Cooking up some creativity

man holding wooden spoon

When we talk of creative fields, cooking is rarely mentioned alongside other artistic pursuits. Rightly it’s carved out it’s own area despite sharing so much, and to me it is one of the most challenging of the arts. Chefs don’t only have aesthetics to consider, there’s flavour, smell and timings to think about when creating a dish. And they have to do all of that, under pressure, in a hot kitchen – I am in absolute awe of anyone who does it as a profession.

I love cooking almost as much as I like eating. It will come as no surprise to anyone who knows me that I menu plan, and with that I try at least two new recipes a week. Variety is always a good thing. I’m ever expanding my knowledge and testing my skills – and it makes sure that I have next to no food wastage. The pleasure I get from trying something new on a regular basis is a feeling I relish.

Making it a hobby has definitely improved my evenings, how many of us get to do their hobby as soon as they walk through the door after work? I believe that cooking will help you to become a better creative, here’s a few reasons why.


Failure can be good for us, and cooking is certainly not without opportunities for things to go wrong. We aim for perfection and it doesn’t always go right, but I think that the environment of preparing a meal allows you scope for trial and error – it’s often how you discover something new. You can allow for little slips and mess ups, it’s all part of the experience. As a rule things are (mostly) edible at the end.

It’s great for learning recovery too, the immediacy of the situation requires you to think on your feet for a solution. Great practice for how to make decisions quickly.

Sense of accomplishment

There is something so satisfying about starting with raw ingredients and within minutes creating something delicious (depending on what you’re making of course). If it’s a particularly complicated recipe the reward of hard work and concentration is a lovely feeling. I’m aware you can make a sketch or piece of art in that time, but can you eat it afterwards?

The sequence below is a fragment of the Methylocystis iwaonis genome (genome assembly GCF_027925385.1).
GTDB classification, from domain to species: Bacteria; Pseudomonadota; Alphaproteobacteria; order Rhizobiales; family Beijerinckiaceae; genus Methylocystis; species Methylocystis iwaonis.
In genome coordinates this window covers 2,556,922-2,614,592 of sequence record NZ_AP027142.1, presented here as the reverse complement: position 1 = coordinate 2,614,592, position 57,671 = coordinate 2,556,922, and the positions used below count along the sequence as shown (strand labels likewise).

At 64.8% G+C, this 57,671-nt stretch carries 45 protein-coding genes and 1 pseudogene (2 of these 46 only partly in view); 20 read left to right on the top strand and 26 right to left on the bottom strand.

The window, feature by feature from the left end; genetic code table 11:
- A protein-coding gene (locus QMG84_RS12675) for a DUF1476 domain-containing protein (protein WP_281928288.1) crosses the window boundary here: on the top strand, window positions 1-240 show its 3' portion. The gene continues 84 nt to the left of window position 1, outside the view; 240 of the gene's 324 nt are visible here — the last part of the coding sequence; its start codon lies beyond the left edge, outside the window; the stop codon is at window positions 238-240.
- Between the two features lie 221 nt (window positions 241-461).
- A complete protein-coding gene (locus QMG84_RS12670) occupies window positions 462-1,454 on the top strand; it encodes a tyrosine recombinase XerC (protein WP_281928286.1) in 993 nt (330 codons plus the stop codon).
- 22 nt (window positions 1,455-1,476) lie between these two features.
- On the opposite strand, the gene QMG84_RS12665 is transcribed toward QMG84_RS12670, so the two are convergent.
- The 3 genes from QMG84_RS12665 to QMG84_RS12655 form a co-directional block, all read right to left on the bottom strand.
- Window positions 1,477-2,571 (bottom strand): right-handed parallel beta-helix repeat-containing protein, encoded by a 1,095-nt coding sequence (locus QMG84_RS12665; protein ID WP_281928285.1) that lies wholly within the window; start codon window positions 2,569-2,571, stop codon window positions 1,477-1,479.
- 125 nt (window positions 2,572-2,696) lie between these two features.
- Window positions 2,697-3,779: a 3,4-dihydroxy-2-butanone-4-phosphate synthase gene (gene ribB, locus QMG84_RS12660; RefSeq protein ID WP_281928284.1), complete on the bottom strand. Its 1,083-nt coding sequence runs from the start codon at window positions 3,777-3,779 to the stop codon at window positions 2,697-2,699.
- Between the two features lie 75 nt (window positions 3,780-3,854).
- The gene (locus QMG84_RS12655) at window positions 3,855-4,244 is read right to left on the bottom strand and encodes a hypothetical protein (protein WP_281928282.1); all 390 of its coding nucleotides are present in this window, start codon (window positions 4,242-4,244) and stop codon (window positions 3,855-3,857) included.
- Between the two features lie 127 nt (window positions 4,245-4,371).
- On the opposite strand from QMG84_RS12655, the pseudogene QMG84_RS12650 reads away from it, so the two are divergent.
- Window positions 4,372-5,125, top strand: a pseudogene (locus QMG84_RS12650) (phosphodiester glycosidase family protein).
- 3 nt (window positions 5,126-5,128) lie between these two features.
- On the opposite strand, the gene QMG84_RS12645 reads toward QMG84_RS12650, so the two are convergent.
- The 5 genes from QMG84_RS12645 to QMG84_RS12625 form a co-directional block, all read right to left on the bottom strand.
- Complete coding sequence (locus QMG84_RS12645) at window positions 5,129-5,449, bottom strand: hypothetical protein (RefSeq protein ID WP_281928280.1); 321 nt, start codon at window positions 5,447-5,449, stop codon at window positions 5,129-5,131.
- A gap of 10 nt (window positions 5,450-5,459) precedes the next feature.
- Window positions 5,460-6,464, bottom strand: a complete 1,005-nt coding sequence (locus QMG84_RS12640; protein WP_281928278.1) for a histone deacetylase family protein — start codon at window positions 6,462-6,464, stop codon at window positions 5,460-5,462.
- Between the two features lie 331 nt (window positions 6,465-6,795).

Of course, one of the best things about cooking is that you can share it with others.


Flow is the feeling that many creatives cite as their reason for doing what it is they do, that sweet spot where you forget your surroundings and you’re entirely in the moment, and I find that cooking really does that for me. I find harmony in chopping and measuring out, timings, and everything coming together. I also like grooving around the kitchen.

I mentioned above about thinking on your feet and I certainly feel like I’m exercising a different part of my brain when I’m cooking.

Preparation and planning

Read the damn brief!

It took me a few mistakes to understand the importance of reading a recipe (and the list of ingredients) right through before ploughing on. The words “chill for 24 hours” when the rest is almost finished, or realising you’ve missed a key ingredient and that’s why it tastes funny. It also pays to read it more than once. To be honest, I’ve read through a couple* of pitch documents in the late hours to see the section of deliverables continues on the other side of the page. But we live in hope to learn from these mistakes.

The three words ‘mise en place’ have saved me so much time and frustration. And as someone who favours organisation, and everything being in its correct place, it ticks that box too. I think it’s good use to bring that method across to other creative work. Make sure you have everything you need before you get started and you won’t become stuck down the line.


So… hungry?


*More than two, less than ten

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